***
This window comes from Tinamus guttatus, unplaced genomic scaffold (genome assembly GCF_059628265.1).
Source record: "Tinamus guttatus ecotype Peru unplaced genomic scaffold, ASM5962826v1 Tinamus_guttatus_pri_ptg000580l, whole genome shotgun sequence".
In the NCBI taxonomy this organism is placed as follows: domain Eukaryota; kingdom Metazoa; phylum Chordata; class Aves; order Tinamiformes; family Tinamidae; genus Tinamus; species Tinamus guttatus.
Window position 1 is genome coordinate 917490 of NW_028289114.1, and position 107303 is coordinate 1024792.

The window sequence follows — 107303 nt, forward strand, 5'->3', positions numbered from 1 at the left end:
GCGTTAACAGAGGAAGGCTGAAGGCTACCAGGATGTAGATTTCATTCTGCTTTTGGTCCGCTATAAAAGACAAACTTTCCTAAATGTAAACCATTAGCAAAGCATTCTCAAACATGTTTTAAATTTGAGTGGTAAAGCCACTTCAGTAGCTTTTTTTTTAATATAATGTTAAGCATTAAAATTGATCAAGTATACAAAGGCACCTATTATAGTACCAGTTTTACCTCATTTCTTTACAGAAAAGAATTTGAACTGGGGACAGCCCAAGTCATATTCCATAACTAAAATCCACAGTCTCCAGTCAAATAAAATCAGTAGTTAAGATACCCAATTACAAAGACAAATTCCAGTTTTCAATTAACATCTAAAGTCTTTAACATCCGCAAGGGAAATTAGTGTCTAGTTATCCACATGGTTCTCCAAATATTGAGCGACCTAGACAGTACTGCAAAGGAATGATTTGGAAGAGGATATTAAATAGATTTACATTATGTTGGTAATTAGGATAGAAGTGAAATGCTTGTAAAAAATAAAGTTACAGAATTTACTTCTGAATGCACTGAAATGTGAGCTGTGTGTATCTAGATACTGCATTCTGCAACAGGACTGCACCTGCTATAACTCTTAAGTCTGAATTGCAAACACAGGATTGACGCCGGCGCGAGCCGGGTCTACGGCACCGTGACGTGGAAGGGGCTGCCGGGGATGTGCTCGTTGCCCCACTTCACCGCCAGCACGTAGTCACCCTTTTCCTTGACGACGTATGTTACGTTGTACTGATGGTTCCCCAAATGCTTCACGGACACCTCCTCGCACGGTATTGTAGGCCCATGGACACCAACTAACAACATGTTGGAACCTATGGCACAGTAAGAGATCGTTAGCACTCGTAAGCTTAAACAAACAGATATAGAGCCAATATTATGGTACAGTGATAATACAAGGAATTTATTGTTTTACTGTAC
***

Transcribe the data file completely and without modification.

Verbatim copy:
This window comes from Tinamus guttatus, unplaced genomic scaffold (genome assembly GCF_059628265.1).
Source record: "Tinamus guttatus ecotype Peru unplaced genomic scaffold, ASM5962826v1 Tinamus_guttatus_pri_ptg000580l, whole genome shotgun sequence".
In the NCBI taxonomy this organism is placed as follows: domain Eukaryota; kingdom Metazoa; phylum Chordata; class Aves; order Tinamiformes; family Tinamidae; genus Tinamus; species Tinamus guttatus.
Window position 1 is genome coordinate 917490 of NW_028289114.1, and position 107303 is coordinate 1024792.

The window sequence follows — 107303 nt, forward strand, 5'->3', positions numbered from 1 at the left end:
GCGTTAACAGAGGAAGGCTGAAGGCTACCAGGATGTAGATTTCATTCTGCTTTTGGTCCGCTATAAAAGACAAACTTTCCTAAATGTAAACCATTAGCAAAGCATTCTCAAACATGTTTTAAATTTGAGTGGTAAAGCCACTTCAGTAGCTTTTTTTTTAATATAATGTTAAGCATTAAAATTGATCAAGTATACAAAGGCACCTATTATAGTACCAGTTTTACCTCATTTCTTTACAGAAAAGAATTTGAACTGGGGACAGCCCAAGTCATATTCCATAACTAAAATCCACAGTCTCCAGTCAAATAAAATCAGTAGTTAAGATACCCAATTACAAAGACAAATTCCAGTTTTCAATTAACATCTAAAGTCTTTAACATCCGCAAGGGAAATTAGTGTCTAGTTATCCACATGGTTCTCCAAATATTGAGCGACCTAGACAGTACTGCAAAGGAATGATTTGGAAGAGGATATTAAATAGATTTACATTATGTTGGTAATTAGGATAGAAGTGAAATGCTTGTAAAAAATAAAGTTACAGAATTTACTTCTGAATGCACTGAAATGTGAGCTGTGTGTATCTAGATACTGCATTCTGCAACAGGACTGCACCTGCTATAACTCTTAAGTCTGAATTGCAAACACAGGATTGACGCCGGCGCGAGCCGGGTCTACGGCACCGTGACGTGGAAGGGGCTGCCGGGGATGTGCTCGTTGCCCCACTTCACCGCCAGCACGTAGTCACCCTTTTCCTTGACGACGTATGTTACGTTGTACTGATGGTTCCCCAAATGCTTCACGGACACCTCCTCGCACGGTATTGTAGGCCCATGGACACCAACTAACAACATGTTGGAACCTATGGCACAGTAAGAGATCGTTAGCACTCGTAAGCTTAAACAAACAGATATAGAGCCAATATTATGGTACAGTGATAATACAAGGAATTTATTGTTTTACTGTAC